Earlier this summer, Federal and tech industry leaders convened to talk security, machine learning, network modernization, DevOps, and much more at the 2016 Federal Forum. This eBook includes a useful summary highlighting the best content shared at the 2016 Federal Forum to help agencies modernize their network infrastructure.

    Download
  • Sponsored by CDW-G

    GBC Flash Poll Series: Merger & Acquisitions

    Download this GBC Flash Poll to learn more about federal perspectives on the impact of industry consolidation.

    Download
  • Sponsored by One Identity

    One Nation Under Guard: Securing User Identities Across State and Local Government

    In 2016, the government can expect even more sophisticated threats on the horizon, making it all the more imperative that agencies enforce proper identity and access management (IAM) practices. In order to better measure the current state of IAM at the state and local level, Government Business Council (GBC) conducted an in-depth research study of state and local employees.

    Download
  • Sponsored by Aquilent

    The Next Federal Evolution of Cloud

    This GBC report explains the evolution of cloud computing in federal government, and provides an outlook for the future of the cloud in government IT.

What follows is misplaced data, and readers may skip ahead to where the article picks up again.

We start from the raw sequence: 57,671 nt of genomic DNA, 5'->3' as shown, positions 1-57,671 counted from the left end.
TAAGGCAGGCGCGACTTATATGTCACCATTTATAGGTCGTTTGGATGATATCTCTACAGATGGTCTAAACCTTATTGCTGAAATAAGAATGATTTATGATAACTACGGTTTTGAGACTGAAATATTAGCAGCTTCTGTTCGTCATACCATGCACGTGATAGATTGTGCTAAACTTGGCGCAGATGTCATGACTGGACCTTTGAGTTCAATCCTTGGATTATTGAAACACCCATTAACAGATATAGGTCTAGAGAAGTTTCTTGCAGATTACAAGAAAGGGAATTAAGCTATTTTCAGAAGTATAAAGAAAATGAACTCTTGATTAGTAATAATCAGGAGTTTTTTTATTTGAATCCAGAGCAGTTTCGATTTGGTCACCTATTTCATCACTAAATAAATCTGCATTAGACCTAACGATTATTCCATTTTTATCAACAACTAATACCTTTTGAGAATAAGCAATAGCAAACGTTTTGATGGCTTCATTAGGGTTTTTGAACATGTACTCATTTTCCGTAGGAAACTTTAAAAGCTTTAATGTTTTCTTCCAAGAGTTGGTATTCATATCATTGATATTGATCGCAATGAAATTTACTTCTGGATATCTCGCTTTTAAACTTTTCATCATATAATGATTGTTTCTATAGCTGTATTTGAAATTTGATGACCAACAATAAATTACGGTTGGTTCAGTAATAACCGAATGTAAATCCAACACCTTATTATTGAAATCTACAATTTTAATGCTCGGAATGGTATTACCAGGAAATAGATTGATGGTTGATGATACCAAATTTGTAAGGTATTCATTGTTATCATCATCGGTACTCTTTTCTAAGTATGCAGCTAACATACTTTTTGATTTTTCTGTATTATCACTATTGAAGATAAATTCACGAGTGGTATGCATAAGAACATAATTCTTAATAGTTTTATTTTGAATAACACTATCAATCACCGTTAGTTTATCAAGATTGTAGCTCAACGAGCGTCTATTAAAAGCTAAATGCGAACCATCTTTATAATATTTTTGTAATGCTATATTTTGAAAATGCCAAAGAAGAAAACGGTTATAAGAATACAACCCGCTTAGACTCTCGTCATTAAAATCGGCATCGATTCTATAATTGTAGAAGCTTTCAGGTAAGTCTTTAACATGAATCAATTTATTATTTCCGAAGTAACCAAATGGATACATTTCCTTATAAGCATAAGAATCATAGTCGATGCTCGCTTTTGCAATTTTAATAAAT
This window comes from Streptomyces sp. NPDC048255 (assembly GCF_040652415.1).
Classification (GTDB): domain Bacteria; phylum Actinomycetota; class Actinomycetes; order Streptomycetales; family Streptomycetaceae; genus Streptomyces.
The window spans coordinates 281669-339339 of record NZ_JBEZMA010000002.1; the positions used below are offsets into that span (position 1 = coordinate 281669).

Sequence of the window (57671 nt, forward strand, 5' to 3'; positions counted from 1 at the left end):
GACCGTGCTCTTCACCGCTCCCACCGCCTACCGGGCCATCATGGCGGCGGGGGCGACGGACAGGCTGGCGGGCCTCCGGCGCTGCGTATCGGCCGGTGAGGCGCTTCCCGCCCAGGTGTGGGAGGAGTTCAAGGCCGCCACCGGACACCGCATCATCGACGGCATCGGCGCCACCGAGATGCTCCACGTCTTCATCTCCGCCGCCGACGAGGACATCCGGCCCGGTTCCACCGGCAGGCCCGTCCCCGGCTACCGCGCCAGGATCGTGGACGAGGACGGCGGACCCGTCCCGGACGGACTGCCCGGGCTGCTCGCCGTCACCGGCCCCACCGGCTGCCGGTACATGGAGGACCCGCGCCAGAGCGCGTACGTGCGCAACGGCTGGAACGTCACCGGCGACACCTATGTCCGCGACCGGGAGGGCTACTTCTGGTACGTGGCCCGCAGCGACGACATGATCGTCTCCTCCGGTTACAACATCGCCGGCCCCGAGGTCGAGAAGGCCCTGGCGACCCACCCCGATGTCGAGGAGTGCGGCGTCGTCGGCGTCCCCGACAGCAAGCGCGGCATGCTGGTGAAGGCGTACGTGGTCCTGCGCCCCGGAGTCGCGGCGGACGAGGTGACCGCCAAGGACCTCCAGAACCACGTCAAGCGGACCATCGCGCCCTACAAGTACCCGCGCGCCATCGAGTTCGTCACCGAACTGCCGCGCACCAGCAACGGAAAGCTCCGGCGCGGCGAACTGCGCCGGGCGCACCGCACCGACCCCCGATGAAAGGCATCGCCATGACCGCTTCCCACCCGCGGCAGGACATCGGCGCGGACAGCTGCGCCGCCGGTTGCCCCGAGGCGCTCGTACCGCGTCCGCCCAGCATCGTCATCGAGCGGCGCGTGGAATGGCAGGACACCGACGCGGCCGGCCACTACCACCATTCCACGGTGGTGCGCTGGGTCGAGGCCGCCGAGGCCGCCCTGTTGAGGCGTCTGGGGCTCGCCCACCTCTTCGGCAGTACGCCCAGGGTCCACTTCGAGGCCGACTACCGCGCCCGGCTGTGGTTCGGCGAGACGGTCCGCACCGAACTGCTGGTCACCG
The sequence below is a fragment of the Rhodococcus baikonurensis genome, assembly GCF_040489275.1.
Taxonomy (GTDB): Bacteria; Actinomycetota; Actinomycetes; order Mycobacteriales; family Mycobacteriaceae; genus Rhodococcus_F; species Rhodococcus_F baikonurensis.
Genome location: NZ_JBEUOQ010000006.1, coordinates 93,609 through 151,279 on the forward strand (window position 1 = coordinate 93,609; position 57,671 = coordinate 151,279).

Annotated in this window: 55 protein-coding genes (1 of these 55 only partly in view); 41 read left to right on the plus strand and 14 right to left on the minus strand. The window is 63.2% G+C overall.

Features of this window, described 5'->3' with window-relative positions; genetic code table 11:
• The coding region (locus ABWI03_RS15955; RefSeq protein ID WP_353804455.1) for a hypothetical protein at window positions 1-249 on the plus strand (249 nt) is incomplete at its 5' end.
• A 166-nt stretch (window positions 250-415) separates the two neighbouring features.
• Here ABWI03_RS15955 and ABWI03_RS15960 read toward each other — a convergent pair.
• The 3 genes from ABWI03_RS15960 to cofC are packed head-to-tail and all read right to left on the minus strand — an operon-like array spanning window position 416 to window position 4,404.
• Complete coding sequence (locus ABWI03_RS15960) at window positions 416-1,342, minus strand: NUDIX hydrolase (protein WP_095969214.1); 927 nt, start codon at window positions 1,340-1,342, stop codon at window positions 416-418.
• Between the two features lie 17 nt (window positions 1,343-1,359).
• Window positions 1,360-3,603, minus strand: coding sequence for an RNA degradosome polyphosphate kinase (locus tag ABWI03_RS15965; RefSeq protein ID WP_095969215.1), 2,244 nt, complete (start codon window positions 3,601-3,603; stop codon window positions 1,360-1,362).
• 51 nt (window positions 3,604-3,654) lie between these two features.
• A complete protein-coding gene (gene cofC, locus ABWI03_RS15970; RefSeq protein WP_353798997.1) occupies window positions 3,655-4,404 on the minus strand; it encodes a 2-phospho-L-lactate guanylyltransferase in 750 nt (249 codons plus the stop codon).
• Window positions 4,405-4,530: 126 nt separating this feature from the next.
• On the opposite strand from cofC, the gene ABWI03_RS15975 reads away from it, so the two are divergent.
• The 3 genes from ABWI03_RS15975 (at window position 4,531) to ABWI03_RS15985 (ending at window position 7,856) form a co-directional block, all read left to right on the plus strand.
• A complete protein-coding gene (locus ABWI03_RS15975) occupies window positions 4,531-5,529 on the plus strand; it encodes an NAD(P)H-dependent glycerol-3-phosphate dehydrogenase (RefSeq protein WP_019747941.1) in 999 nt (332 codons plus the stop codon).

Download
  • Sponsored by Aquilent

    A DevOps Roadmap for the Federal Government

    This GBC Report discusses how DevOps is steadily gaining traction among some of government's leading IT developers and agencies.

    Download
  • Sponsored by LTC Partners, administrators of the Federal Long Term Care Insurance Program

    Approaching the Brink of Federal Retirement

    Approximately 10,000 baby boomers are reaching retirement age per day, and a growing number of federal employees are preparing themselves for the next chapter of their lives. Learn how to tackle the challenges that today's workforce faces in laying the groundwork for a smooth and secure retirement.

    Download
  • Sponsored by Hewlett Packard Enterprise

    Cyber Defense 101: Arming the Next Generation of Government Employees

    Read this issue brief to learn about the sector's most potent challenges in the new cyber landscape and how government organizations are building a robust, threat-aware infrastructure

    Download
  • Sponsored by Aquilent

    GBC Issue Brief: Cultivating Digital Services in the Federal Landscape

    Read this GBC issue brief to learn more about the current state of digital services in the government, and how key players are pushing enhancements towards a user-centric approach.

    Download
  • Sponsored by CDW-G

    Joint Enterprise Licensing Agreements

    Read this eBook to learn how defense agencies can achieve savings and efficiencies with an Enterprise Software Agreement.

    Download
  • Sponsored by Cloudera

    Government Forum Content Library

    Get all the essential resources needed for effective technology strategies in the federal landscape.

    Download

When you download a report, your information may be shared with the underwriters of that document.